Friday, July 11, 2014

In Cincinnati Opera's 'Silent Night,' the poetry is in the pity

Nikolaus and Anna throw themselves on the mercy of French officer Audebert (left).
Centennial observances of the start of the First World War can bring us a little closer to understanding that conflict's epochal significance. Given superior artistic form, as in the 2011 opera "Silent Night" by Kevin Puts and Mark Campbell, the way life changed forever in the West between 1914 and 1918 hits close to home.

The opera's focus, powerfully realized in the Cincinnati Opera production, is the informal 1914 Christmas Eve truce among small groups of combatants on the Western front. It actually happened, several months after dithering among Europe's great powers had given militarized nationalism its head. What with their slow, mixed-signals response to the June 28 assassination of the Archduke Franz Ferdinand, the inevitable result was general war.

The opera frontloads the horrors of the most destructive warfare known anywhere up to that point. With dissonant roaring from the orchestra, the flash and boom of artillery forms a backdrop to hand-to-hand combat pervaded by confusion and fear. On opening night Thursday, the first-act battle scene was unfailingly vivid and close to terrifying.

Old Europe is encapsulated in the opening scene, approximating an 18th-century love duet for two stars of the Berlin opera stage, Anna Sorensen (Erin Wall) and Nikolaus Sprink (Thomas Blondelle). Their offstage romance is quickly put on trial by the ensuing war, with the character of Sprink encapsulating the cynicism of many whose lives are at the mercy of their rulers' pride and carelessness.

The libretto has generous amounts of French and German juxtaposed with the dominant English, as the story of the truce is fleshed out with insights into the lives of Scottish, French and German soldiers. Supertitles connect the audience at every point to the characters' thoughts and words.

The human inclination to cherish peace — despite our equally strong inclination to inflict pain on people we are persuaded to see as foes — is represented by lyrical solo turns for Sprink,  a French officer, Lieutenant Audebert (Phillip Addis), and his cheerful aide-de-camp, Ponchel (Andrew Wilkowske, in a winning characterization). All provided a poignant context to explain the motivation behind the peaceful encounter of enemies in no-man's-land one snowy Christmas Eve.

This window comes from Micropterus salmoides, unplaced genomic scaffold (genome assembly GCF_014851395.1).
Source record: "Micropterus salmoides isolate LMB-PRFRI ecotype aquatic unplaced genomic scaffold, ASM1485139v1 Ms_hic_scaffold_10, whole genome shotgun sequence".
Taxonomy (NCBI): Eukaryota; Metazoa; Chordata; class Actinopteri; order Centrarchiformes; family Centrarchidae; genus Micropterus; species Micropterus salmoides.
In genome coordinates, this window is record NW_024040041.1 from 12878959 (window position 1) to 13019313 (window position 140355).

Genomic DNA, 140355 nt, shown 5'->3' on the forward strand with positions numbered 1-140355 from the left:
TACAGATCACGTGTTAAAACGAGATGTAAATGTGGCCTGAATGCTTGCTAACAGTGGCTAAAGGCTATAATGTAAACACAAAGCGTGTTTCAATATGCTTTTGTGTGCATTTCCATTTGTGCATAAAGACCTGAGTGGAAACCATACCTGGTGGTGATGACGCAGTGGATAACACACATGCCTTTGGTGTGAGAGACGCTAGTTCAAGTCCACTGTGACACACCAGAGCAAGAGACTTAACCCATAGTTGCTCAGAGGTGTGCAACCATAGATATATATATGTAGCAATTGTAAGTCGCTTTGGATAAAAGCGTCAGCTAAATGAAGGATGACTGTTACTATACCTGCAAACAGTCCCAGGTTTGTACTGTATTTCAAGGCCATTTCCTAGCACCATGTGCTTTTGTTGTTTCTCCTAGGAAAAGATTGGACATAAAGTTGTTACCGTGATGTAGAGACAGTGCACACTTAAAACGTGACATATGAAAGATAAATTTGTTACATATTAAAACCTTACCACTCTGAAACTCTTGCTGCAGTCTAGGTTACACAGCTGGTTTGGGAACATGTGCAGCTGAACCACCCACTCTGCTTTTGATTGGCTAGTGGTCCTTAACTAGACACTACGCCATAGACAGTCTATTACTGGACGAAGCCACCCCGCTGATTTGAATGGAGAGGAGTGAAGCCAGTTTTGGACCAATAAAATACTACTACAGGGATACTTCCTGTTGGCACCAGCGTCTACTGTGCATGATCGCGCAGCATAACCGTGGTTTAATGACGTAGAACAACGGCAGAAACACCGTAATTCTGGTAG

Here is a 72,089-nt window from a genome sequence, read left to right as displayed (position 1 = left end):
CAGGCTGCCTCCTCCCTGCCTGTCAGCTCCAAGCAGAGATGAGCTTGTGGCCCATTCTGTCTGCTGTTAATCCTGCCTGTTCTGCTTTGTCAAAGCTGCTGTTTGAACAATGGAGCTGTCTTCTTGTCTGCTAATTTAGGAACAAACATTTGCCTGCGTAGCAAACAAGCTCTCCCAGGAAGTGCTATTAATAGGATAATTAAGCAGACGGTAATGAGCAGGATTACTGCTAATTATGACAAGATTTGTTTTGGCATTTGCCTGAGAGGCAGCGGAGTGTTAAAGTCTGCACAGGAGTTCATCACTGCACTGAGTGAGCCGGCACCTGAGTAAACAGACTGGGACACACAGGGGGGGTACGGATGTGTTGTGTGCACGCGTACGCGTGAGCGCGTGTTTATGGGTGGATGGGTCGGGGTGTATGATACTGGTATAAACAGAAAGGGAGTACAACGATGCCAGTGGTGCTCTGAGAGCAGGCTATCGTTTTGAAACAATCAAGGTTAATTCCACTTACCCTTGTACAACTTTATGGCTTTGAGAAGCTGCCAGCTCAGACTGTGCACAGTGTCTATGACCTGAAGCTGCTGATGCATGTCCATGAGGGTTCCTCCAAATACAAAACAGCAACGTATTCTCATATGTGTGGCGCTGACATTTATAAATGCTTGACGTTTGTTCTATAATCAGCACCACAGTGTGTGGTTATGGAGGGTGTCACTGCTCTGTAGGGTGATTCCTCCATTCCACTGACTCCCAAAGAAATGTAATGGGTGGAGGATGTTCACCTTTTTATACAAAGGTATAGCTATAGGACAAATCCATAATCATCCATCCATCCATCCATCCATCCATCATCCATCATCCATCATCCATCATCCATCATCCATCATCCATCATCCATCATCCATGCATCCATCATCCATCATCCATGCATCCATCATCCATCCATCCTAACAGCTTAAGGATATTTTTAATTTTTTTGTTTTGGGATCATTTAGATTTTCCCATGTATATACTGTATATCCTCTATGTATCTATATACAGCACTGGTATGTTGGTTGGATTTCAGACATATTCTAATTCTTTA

A prominent British historian, A.J.P. Taylor, titled his brisk study of the war's outbreak "War By Timetable." The world of "Silent Night" is one futilely apart from timetables — a couple of days out of time, a respite attempting to veil the despairing recognition that this monstrous war would be neither brief nor conclusive.

The music reflects that feeling of suspension, right through the opera's hushed ending, with phrases from soldier's letters recalling the truce, repeated by offstage voices. The orchestra strings play a few soft, sustained chords, punctuated by isolated harp (possibly celesta or glockenspiel) notes, reminiscent of the final measures of Aaron Copland's "Appalachian Spring." As the snow fell and the light glimmered on a fresh grave's cross, "the shadow of the morrow weighed on men," in the words of the elegiac First World War poet, Wilfred Owen.

And the punishment each detachment receives — in a powerful trio of official reprimand — emphasizes the transience and daring of the truce. The peaceful inclinations of Father Palmer, a Scottish priest, as well as Sprink and Audebert, will not be rewarded. In a flash of dramatic irony, Audebert is sent off by his father, a by-the-book general, to an obscure French village called Verdun, where 200,000 casualties on each side would be registered within a short period less than two years later. The libretto skillfully indicates the tendency of the warrior mentality to override its opposite, most notably in the determination of the Scottish soldier Jonathan (Thomas Glenn) to avenge his brother William's battlefield death.

Vocally, the fact that up till quite recently warfare was a man's world allows for some stunning male choruses in this opera. Despite the bravura displays written into the part of Anna, and quite well dispatched by Wall on opening night, the female presence is necessarily restricted (the small part of Mme. Audebert is the only other woman's role). Puts is fond of deep male voices, so much so that a few of the singers Thursday were challenged to put across their lower notes well, notably the otherwise competent Hugh Russell as Father Palmer.

Soldiers write letters home in "Silent Night."
The performance was conducted with skill and sensitivity by David Charles Abell, drawing a splendid range of sound from the orchestra. The score is rife with cheek-by-jowl contrasts. Sudden patches of dissonance punctuate it, pointing up the fragility of those reflective or nostalgic moments that sporadically overcome the characters.

Emotional turmoil is also magnified by other instances of dramatic irony, particularly in the character of  Lieutenant Horstmayer, for whom the truce represents his only Christmas ever, because he's Jewish. Craig Irvin reflected vocally and dramatically the uneasiness underneath this disciplined officer's devotion to the Fatherland.

"Silent Night" memorably embodies Horstmayer's fate, as well as the wider destiny of his co-combatants and the civilization they unwittingly ruined. Evoking a gone world, the opera also validates, gracefully and with pathos, the martyred Owen's prediction, the force of which still resonates: "Now men will go content with what we spoiled. / Or, discontent, boil bloody, and be spilled."

[Photo credits: Philip Groshong/Cincinnati Opera]

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